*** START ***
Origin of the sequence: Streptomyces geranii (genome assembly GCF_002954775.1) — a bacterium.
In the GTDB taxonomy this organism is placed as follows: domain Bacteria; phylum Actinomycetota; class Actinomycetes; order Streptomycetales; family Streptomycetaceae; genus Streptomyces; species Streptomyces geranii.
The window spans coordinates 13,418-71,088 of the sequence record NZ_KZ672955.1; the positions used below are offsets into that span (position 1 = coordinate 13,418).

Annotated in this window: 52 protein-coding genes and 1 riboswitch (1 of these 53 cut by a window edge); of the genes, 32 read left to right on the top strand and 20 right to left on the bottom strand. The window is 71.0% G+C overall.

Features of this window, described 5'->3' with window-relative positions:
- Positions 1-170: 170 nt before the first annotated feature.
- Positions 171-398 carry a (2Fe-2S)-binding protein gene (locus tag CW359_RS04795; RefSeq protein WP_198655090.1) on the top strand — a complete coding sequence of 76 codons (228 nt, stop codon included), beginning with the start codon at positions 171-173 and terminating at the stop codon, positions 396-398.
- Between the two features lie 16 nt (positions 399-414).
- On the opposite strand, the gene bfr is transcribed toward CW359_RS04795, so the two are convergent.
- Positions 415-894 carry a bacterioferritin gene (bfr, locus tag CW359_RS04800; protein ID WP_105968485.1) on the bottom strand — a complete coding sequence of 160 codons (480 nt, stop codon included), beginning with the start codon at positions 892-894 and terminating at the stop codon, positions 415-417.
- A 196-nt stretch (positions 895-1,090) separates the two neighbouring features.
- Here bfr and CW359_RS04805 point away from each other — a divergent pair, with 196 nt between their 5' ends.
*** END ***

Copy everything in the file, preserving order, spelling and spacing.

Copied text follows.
Origin of the sequence: Streptomyces geranii (genome assembly GCF_002954775.1) — a bacterium.
In the GTDB taxonomy this organism is placed as follows: domain Bacteria; phylum Actinomycetota; class Actinomycetes; order Streptomycetales; family Streptomycetaceae; genus Streptomyces; species Streptomyces geranii.
The window spans coordinates 13,418-71,088 of the sequence record NZ_KZ672955.1; the positions used below are offsets into that span (position 1 = coordinate 13,418).

Annotated in this window: 52 protein-coding genes and 1 riboswitch (1 of these 53 cut by a window edge); of the genes, 32 read left to right on the top strand and 20 right to left on the bottom strand. The window is 71.0% G+C overall.

Features of this window, described 5'->3' with window-relative positions:
- Positions 1-170: 170 nt before the first annotated feature.
- Positions 171-398 carry a (2Fe-2S)-binding protein gene (locus tag CW359_RS04795; RefSeq protein WP_198655090.1) on the top strand — a complete coding sequence of 76 codons (228 nt, stop codon included), beginning with the start codon at positions 171-173 and terminating at the stop codon, positions 396-398.
- Between the two features lie 16 nt (positions 399-414).
- On the opposite strand, the gene bfr is transcribed toward CW359_RS04795, so the two are convergent.
- Positions 415-894 carry a bacterioferritin gene (bfr, locus tag CW359_RS04800; protein ID WP_105968485.1) on the bottom strand — a complete coding sequence of 160 codons (480 nt, stop codon included), beginning with the start codon at positions 892-894 and terminating at the stop codon, positions 415-417.
- A 196-nt stretch (positions 895-1,090) separates the two neighbouring features.
- Here bfr and CW359_RS04805 point away from each other — a divergent pair, with 196 nt between their 5' ends.